This dissertation draws upon the data from in-depth interviews with different kinds of participants involved with e-commerce at different places in which e-commerce-related activities occur through multi-site fieldwork across six East China provinces, together with data from secondary data gathering, to scrutinize interactions of four parties at each level. At the national level, this dissertation investigates the coevolution of the Digital Developmental Village model and finds that the bureaucratic evolution and emergence of new economic sector initially created and subsequently developed by private actors will be eventually subjected to the influence of China’s state capitalism. At the local level, in consideration of the factors of local governance approach, the pre-existing robust local economic sectors, and migration patterns, this dissertation creates a typological framework to explore the formation of e-commerce villages in varied settings of the combinations of three factors above. At the individual level, this dissertation finds that rural e-commerce entrepreneurs may achieve economic successes through some more intense forms of embeddedness, which are deemed commercially unwise in the extant literature, within differing local socioeconomic and politico-institutional contexts in China. Lastly, this dissertation analyzes the expansion of the Communist Party of China into rural e-commerce in the business incubator role and sees such organizational expansion as the efforts to implicitly exercise control over rural e-commerce. In sum, through top-down policy directives and bottom-up party organizational expansion, the Chinese state has been gradually transforming rural e-commerce to a new form of state capitalism with potential global impacts, which can empower resource-scarce villages and infuse two kinds of industrial policies to stimulate technological advances.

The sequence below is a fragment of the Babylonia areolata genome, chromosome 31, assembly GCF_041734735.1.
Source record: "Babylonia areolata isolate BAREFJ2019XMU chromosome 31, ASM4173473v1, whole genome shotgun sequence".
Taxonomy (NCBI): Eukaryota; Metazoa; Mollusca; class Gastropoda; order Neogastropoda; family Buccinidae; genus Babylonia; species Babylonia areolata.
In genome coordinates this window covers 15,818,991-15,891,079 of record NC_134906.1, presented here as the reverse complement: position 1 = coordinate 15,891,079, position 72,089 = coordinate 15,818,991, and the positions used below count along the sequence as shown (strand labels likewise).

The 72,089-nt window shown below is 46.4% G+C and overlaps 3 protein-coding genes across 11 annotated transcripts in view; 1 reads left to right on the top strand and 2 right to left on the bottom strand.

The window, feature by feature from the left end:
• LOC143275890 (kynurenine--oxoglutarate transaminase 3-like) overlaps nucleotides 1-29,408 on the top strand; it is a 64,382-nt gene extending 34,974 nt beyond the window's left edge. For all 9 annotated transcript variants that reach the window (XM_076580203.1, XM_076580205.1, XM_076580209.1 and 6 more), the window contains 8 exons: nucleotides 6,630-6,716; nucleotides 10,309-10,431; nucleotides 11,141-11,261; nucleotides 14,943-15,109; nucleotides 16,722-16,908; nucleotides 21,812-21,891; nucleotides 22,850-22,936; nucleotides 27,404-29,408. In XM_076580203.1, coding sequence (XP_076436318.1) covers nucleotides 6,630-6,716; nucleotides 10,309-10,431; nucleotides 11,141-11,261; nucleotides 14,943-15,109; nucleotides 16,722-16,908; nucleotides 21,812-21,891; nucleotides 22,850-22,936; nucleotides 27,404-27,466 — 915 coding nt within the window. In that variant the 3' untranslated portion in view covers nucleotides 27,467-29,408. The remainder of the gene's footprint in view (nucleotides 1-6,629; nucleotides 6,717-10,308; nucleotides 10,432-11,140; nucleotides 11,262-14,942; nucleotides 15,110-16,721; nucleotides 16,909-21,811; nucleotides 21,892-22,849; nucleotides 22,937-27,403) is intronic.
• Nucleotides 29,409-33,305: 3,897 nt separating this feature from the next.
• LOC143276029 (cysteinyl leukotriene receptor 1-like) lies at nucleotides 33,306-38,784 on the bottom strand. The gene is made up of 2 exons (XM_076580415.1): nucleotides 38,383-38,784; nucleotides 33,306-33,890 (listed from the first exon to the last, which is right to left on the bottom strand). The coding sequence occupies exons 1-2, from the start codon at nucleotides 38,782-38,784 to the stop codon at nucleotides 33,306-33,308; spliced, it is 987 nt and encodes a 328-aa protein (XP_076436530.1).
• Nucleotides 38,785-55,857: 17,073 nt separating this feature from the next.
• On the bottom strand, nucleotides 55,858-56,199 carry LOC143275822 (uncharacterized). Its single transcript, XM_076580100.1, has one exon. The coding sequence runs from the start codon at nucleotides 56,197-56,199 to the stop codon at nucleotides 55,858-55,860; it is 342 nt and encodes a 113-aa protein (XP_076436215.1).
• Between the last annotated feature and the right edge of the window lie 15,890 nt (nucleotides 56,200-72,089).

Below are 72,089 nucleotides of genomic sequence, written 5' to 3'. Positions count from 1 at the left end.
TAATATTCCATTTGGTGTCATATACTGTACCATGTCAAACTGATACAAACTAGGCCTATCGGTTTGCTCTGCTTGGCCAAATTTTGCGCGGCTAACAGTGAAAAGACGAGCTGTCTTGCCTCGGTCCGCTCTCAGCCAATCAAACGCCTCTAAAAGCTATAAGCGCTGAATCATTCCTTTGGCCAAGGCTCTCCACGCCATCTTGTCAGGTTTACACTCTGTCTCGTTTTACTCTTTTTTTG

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Agent

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Date Created
2020